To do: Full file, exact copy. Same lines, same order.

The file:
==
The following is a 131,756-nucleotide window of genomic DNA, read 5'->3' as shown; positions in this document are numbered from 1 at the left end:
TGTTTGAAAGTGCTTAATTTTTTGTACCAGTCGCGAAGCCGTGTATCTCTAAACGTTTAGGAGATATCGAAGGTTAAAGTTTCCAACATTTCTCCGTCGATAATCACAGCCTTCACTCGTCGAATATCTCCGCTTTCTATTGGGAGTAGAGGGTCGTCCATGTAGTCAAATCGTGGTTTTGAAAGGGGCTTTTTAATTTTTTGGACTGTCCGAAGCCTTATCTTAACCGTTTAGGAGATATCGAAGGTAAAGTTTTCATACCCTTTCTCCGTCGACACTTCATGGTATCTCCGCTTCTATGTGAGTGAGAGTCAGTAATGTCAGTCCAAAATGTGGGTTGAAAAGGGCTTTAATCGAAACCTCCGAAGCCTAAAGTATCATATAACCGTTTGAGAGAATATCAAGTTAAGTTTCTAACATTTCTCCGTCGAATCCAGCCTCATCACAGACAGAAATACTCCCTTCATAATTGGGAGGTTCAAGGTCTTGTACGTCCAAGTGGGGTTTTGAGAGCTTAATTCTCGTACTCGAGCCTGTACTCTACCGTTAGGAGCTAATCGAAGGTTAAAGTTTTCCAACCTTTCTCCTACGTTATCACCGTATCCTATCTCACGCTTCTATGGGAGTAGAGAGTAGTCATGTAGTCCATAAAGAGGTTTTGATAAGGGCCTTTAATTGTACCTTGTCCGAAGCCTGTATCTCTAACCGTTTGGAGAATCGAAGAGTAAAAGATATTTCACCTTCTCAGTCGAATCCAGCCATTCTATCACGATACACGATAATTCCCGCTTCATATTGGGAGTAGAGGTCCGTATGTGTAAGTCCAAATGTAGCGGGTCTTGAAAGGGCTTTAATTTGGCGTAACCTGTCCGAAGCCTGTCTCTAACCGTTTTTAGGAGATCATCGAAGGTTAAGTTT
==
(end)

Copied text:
The following is a 131,756-nucleotide window of genomic DNA, read 5'->3' as shown; positions in this document are numbered from 1 at the left end:
TGTTTGAAAGTGCTTAATTTTTTGTACCAGTCGCGAAGCCGTGTATCTCTAAACGTTTAGGAGATATCGAAGGTTAAAGTTTCCAACATTTCTCCGTCGATAATCACAGCCTTCACTCGTCGAATATCTCCGCTTTCTATTGGGAGTAGAGGGTCGTCCATGTAGTCAAATCGTGGTTTTGAAAGGGGCTTTTTAATTTTTTGGACTGTCCGAAGCCTTATCTTAACCGTTTAGGAGATATCGAAGGTAAAGTTTTCATACCCTTTCTCCGTCGACACTTCATGGTATCTCCGCTTCTATGTGAGTGAGAGTCAGTAATGTCAGTCCAAAATGTGGGTTGAAAAGGGCTTTAATCGAAACCTCCGAAGCCTAAAGTATCATATAACCGTTTGAGAGAATATCAAGTTAAGTTTCTAACATTTCTCCGTCGAATCCAGCCTCATCACAGACAGAAATACTCCCTTCATAATTGGGAGGTTCAAGGTCTTGTACGTCCAAGTGGGGTTTTGAGAGCTTAATTCTCGTACTCGAGCCTGTACTCTACCGTTAGGAGCTAATCGAAGGTTAAAGTTTTCCAACCTTTCTCCTACGTTATCACCGTATCCTATCTCACGCTTCTATGGGAGTAGAGAGTAGTCATGTAGTCCATAAAGAGGTTTTGATAAGGGCCTTTAATTGTACCTTGTCCGAAGCCTGTATCTCTAACCGTTTGGAGAATCGAAGAGTAAAAGATATTTCACCTTCTCAGTCGAATCCAGCCATTCTATCACGATACACGATAATTCCCGCTTCATATTGGGAGTAGAGGTCCGTATGTGTAAGTCCAAATGTAGCGGGTCTTGAAAGGGCTTTAATTTGGCGTAACCTGTCCGAAGCCTGTCTCTAACCGTTTTTAGGAGATCATCGAAGGTTAAGTTT